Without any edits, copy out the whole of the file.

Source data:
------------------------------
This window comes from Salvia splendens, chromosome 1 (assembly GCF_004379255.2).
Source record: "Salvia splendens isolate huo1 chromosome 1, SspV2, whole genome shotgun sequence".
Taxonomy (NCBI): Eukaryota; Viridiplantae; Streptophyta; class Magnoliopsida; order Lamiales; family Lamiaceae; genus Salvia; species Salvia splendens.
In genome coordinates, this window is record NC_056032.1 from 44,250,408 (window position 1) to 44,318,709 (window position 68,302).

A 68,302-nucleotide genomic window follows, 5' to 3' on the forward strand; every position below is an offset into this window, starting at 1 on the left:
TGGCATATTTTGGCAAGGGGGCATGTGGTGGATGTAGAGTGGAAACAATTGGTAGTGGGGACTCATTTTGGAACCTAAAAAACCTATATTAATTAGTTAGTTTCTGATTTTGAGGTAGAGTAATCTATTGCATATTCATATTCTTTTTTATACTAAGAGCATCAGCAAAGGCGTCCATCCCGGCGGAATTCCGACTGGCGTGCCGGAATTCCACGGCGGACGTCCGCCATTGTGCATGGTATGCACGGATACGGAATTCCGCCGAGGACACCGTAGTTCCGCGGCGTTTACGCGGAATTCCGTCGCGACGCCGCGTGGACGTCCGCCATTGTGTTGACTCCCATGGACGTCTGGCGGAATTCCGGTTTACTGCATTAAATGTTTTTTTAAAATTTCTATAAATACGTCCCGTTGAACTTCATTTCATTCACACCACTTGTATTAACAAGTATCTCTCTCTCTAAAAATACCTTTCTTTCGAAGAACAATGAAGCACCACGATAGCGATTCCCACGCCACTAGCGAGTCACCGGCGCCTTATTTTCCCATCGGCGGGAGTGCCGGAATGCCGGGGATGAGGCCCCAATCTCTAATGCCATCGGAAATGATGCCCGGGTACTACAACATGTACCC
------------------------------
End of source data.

This window comes from Salvia splendens, chromosome 1 (assembly GCF_004379255.2).
Source record: "Salvia splendens isolate huo1 chromosome 1, SspV2, whole genome shotgun sequence".
Taxonomy (NCBI): Eukaryota; Viridiplantae; Streptophyta; class Magnoliopsida; order Lamiales; family Lamiaceae; genus Salvia; species Salvia splendens.
In genome coordinates, this window is record NC_056032.1 from 44,250,408 (window position 1) to 44,318,709 (window position 68,302).

A 68,302-nucleotide genomic window follows, 5' to 3' on the forward strand; every position below is an offset into this window, starting at 1 on the left:
TGGCATATTTTGGCAAGGGGGCATGTGGTGGATGTAGAGTGGAAACAATTGGTAGTGGGGACTCATTTTGGAACCTAAAAAACCTATATTAATTAGTTAGTTTCTGATTTTGAGGTAGAGTAATCTATTGCATATTCATATTCTTTTTTATACTAAGAGCATCAGCAAAGGCGTCCATCCCGGCGGAATTCCGACTGGCGTGCCGGAATTCCACGGCGGACGTCCGCCATTGTGCATGGTATGCACGGATACGGAATTCCGCCGAGGACACCGTAGTTCCGCGGCGTTTACGCGGAATTCCGTCGCGACGCCGCGTGGACGTCCGCCATTGTGTTGACTCCCATGGACGTCTGGCGGAATTCCGGTTTACTGCATTAAATGTTTTTTTAAAATTTCTATAAATACGTCCCGTTGAACTTCATTTCATTCACACCACTTGTATTAACAAGTATCTCTCTCTCTAAAAATACCTTTCTTTCGAAGAACAATGAAGCACCACGATAGCGATTCCCACGCCACTAGCGAGTCACCGGCGCCTTATTTTCCCATCGGCGGGAGTGCCGGAATGCCGGGGATGAGGCCCCAATCTCTAATGCCATCGGAAATGATGCCCGGGTACTACAACATGTACCC